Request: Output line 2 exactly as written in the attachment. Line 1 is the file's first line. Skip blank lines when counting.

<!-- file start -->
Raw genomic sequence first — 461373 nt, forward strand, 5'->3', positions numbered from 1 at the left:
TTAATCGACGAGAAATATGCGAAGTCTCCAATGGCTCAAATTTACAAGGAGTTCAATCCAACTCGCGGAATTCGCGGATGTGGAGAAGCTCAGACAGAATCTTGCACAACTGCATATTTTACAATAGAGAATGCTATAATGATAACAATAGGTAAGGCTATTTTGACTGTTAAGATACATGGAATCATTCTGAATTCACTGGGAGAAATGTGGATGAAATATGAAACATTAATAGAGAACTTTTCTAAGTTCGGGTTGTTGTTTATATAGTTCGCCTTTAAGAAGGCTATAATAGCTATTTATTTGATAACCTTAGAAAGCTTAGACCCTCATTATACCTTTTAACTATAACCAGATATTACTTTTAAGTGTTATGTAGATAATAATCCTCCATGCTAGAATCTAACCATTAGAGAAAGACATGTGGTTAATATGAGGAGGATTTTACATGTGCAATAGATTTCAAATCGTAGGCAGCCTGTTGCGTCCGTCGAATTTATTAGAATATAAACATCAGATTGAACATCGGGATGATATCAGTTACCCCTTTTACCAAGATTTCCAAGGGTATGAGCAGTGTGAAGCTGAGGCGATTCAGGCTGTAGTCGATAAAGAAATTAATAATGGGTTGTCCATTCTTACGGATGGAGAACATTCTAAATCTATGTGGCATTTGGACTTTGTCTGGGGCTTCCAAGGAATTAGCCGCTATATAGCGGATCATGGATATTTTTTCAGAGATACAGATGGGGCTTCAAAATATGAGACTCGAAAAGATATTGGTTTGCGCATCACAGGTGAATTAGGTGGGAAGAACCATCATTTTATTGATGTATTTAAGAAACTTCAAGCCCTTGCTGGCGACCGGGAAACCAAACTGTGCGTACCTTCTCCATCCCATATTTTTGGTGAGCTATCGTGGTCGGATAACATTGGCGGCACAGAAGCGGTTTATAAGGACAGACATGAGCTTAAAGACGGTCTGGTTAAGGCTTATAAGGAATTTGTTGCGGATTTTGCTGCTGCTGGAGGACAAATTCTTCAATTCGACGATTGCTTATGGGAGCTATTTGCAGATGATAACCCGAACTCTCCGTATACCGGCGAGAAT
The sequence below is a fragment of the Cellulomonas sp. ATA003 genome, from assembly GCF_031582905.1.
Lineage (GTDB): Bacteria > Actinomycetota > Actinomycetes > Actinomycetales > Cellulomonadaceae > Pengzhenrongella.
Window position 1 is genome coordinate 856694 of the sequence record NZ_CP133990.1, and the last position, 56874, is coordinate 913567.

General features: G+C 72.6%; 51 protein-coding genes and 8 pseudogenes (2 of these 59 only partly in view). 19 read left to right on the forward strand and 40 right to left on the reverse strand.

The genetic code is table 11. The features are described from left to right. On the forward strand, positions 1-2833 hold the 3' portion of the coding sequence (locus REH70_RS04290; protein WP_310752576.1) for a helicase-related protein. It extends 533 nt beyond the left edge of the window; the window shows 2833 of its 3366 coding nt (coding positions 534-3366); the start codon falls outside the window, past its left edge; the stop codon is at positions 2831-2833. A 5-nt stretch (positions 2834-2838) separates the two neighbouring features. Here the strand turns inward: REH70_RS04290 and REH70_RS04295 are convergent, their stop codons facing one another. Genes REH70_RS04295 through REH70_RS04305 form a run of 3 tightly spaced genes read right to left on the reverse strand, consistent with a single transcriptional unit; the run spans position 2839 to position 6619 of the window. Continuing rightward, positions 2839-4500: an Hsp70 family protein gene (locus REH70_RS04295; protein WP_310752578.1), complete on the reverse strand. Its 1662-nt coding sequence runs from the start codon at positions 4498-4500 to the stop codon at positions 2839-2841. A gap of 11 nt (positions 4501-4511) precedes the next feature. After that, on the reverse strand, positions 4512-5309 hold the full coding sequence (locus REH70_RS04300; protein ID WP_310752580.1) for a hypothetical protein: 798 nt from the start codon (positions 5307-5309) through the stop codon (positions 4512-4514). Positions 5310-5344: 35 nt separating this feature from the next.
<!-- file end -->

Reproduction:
TTAATCGACGAGAAATATGCGAAGTCTCCAATGGCTCAAATTTACAAGGAGTTCAATCCAACTCGCGGAATTCGCGGATGTGGAGAAGCTCAGACAGAATCTTGCACAACTGCATATTTTACAATAGAGAATGCTATAATGATAACAATAGGTAAGGCTATTTTGACTGTTAAGATACATGGAATCATTCTGAATTCACTGGGAGAAATGTGGATGAAATATGAAACATTAATAGAGAACTTTTCTAAGTTCGGGTTGTTGTTTATATAGTTCGCCTTTAAGAAGGCTATAATAGCTATTTATTTGATAACCTTAGAAAGCTTAGACCCTCATTATACCTTTTAACTATAACCAGATATTACTTTTAAGTGTTATGTAGATAATAATCCTCCATGCTAGAATCTAACCATTAGAGAAAGACATGTGGTTAATATGAGGAGGATTTTACATGTGCAATAGATTTCAAATCGTAGGCAGCCTGTTGCGTCCGTCGAATTTATTAGAATATAAACATCAGATTGAACATCGGGATGATATCAGTTACCCCTTTTACCAAGATTTCCAAGGGTATGAGCAGTGTGAAGCTGAGGCGATTCAGGCTGTAGTCGATAAAGAAATTAATAATGGGTTGTCCATTCTTACGGATGGAGAACATTCTAAATCTATGTGGCATTTGGACTTTGTCTGGGGCTTCCAAGGAATTAGCCGCTATATAGCGGATCATGGATATTTTTTCAGAGATACAGATGGGGCTTCAAAATATGAGACTCGAAAAGATATTGGTTTGCGCATCACAGGTGAATTAGGTGGGAAGAACCATCATTTTATTGATGTATTTAAGAAACTTCAAGCCCTTGCTGGCGACCGGGAAACCAAACTGTGCGTACCTTCTCCATCCCATATTTTTGGTGAGCTATCGTGGTCGGATAACATTGGCGGCACAGAAGCGGTTTATAAGGACAGACATGAGCTTAAAGACGGTCTGGTTAAGGCTTATAAGGAATTTGTTGCGGATTTTGCTGCTGCTGGAGGACAAATTCTTCAATTCGACGATTGCTTATGGGAGCTATTTGCAGATGATAACCCGAACTCTCCGTATACCGGCGAGAAT